As heavy gunfire continues in Lebanon’s Beirut and Tripoli, the country’s army announced it will act decisively against any demonstrators. Witnessed have reported sniper fire, gun shots and soldiers on the streets.
Five people were wounded in the gunfire, which was heard for more than an hour on Monday morning from Beirut’s Tariq Jdideh, a Sunni Muslim district which neighbors Shiite suburbs in the south of the Lebanese capital, AFP reported.
Soldiers stood on guard, keeping reporters and photographers out of the affected area. None of the officials have confirmed the reports yet.
“We call on all political leaders to be cautious when expressing their stances and opinions,” said a statement by the Lebanese army, adding that it would take “decisive measures” to prevent chaos in areas of high tension.
“Recent developments prove decidedly that the country is going through a critical time, and the level of tension in some areas has reached unprecedented levels,” the statement said.
The army also called upon the government to find a solution to the crisis.
It follows an escalation of the situation on Sunday after the funeral of top Lebanese security official General Wissam al-Hassan, who was killed by a car bomb blamed on Syria, increasing the existing tension between Lebanese groups pro and anti the Bashar al-Assad regime.
After attending the funeral for official Wissam al-Hassan, hundreds of mourners tried to storm the Grand Serail, the seat of the government and prime minister.
"Mikati leave, get out!" chanted the demonstrators addressing Prime Minister Najib Mikati. The protesters believe the government is too close to Syria, which they blame for the death of al-Hassan.
Security forces fired into the air and used teargas to disperse the demonstrators clashing with police, which resulted in dozens of injuries and two deaths.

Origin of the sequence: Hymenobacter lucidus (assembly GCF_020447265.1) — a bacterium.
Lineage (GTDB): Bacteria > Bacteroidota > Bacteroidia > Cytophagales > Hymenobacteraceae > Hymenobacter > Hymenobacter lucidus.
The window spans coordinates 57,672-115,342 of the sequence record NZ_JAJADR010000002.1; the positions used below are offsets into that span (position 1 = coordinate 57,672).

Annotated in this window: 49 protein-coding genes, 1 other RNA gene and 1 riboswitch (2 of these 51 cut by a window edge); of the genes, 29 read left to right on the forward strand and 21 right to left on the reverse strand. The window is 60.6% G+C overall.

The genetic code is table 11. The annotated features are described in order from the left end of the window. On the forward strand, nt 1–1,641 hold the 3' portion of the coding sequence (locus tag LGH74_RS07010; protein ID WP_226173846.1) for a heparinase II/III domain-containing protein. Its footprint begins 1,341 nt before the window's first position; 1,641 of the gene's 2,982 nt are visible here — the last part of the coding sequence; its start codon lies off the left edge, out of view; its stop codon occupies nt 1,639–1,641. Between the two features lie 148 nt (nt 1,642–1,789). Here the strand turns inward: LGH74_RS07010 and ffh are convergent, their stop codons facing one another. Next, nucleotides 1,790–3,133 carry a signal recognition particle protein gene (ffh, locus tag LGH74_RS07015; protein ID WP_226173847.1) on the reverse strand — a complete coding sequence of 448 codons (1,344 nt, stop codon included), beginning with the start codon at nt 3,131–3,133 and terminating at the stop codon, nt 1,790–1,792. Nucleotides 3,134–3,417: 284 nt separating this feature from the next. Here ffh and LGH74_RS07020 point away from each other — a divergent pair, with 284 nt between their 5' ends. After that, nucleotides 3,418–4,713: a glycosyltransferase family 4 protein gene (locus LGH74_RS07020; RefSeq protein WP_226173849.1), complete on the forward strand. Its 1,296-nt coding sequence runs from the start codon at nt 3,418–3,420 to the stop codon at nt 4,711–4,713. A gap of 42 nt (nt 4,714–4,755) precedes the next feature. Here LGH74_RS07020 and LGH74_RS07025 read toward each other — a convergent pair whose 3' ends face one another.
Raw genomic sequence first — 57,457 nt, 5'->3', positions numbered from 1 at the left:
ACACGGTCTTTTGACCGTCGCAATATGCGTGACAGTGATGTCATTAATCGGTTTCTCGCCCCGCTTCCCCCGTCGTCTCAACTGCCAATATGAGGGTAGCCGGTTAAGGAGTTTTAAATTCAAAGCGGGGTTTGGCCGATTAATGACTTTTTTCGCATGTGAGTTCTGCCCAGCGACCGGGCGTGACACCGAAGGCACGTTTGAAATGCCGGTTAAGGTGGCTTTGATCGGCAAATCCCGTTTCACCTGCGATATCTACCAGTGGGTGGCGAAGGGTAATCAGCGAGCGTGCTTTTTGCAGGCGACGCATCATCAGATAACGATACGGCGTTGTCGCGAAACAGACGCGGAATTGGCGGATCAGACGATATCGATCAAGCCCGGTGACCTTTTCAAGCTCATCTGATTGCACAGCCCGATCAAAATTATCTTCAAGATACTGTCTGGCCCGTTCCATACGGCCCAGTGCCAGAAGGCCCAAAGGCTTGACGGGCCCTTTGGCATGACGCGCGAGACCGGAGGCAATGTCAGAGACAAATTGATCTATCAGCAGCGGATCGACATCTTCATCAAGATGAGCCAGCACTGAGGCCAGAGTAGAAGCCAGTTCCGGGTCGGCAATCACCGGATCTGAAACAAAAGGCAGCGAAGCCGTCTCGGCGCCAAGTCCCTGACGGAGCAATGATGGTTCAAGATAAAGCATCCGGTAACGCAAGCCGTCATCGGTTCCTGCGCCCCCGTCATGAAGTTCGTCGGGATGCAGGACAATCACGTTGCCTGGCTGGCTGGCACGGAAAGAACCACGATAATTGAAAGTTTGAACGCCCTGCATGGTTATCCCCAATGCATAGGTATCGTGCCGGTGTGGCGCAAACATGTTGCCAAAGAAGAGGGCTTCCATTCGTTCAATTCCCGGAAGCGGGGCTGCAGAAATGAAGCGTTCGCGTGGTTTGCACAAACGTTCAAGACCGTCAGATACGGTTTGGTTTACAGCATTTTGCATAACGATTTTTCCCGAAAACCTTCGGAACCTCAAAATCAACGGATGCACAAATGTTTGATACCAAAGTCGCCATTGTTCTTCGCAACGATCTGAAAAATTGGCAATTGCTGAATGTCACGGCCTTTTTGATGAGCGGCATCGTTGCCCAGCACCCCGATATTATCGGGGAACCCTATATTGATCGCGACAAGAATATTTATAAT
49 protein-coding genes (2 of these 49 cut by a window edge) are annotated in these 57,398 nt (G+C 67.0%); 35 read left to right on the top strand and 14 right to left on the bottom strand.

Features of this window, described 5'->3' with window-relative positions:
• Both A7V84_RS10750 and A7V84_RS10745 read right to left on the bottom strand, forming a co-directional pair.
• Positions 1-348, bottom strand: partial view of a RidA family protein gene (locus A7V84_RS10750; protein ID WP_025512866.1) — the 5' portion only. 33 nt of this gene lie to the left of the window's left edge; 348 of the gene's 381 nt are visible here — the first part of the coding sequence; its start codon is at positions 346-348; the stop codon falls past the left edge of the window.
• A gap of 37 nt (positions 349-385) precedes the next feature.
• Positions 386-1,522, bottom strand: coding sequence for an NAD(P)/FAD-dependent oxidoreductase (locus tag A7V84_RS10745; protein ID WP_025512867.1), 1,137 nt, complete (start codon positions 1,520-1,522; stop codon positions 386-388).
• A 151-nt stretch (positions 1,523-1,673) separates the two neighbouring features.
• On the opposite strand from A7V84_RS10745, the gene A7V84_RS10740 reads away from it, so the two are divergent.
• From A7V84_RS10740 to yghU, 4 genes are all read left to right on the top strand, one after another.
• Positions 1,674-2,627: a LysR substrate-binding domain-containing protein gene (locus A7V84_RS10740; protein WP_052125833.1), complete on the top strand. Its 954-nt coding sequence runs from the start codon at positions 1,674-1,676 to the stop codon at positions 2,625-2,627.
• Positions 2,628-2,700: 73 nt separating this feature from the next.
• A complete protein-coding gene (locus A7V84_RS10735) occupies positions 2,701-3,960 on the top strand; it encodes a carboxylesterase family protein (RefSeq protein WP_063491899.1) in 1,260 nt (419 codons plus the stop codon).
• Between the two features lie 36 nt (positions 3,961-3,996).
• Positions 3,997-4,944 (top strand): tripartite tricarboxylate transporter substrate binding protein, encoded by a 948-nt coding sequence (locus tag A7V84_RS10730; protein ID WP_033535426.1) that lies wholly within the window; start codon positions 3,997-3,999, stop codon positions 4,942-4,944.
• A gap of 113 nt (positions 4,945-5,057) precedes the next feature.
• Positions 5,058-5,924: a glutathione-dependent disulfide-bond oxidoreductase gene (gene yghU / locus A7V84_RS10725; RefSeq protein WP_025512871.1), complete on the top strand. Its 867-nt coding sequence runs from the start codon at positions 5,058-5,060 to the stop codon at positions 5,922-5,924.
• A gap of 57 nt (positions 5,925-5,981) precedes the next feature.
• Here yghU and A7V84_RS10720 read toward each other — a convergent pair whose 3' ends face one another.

Meanwhile, more people are putting up tents outside Prime Minister Najib Mikati’s residence, as part of a sit-in launched Sunday.
Clashes with police and gunfire also renewed in the northern city of Tripoli, Radio Voice of Lebanon reported. Witnesses on the ground heard rockets propelled-grenades and machine guns.
Monday morning a woman was killed and three people wounded by gunfire in the city’s Alawite district, the Shiite offshoot to which Assad belongs.
On Sunday night three people were reportedly killed by sniper fire there, including a nine-year-old girl, and 26 people were wounded in heavy clashes.
Lebanon’s tensions began as the Syrian conflict started spilling over, with the Lebanese Sunni Muslim population supporting the rebels and Shiites standing behind President Assad.
Tripoli has been caught up in this divide for quite some time already due to its proximity to Syria. Beirut’s instability began after top Lebanese Sunni security official General Wissam al-Hassan, who was killed by a car bomb last Friday, with the incident blamed on Syria. The assassination angered the anti-Assad constituent, leading to clashes with police.
Former Lebanese Interior Minister Ziad Baroud told al-Jazeera that it was too early to ascertain who was behind the bombing.
"We have no indication whatsoever [of who is behind this]. We know this is a strong and sad message, and we know this could destabilize the whole country," said Baroud.
Many fear that the conflict in Syria will exacerbate sectarian divisions in Lebanon.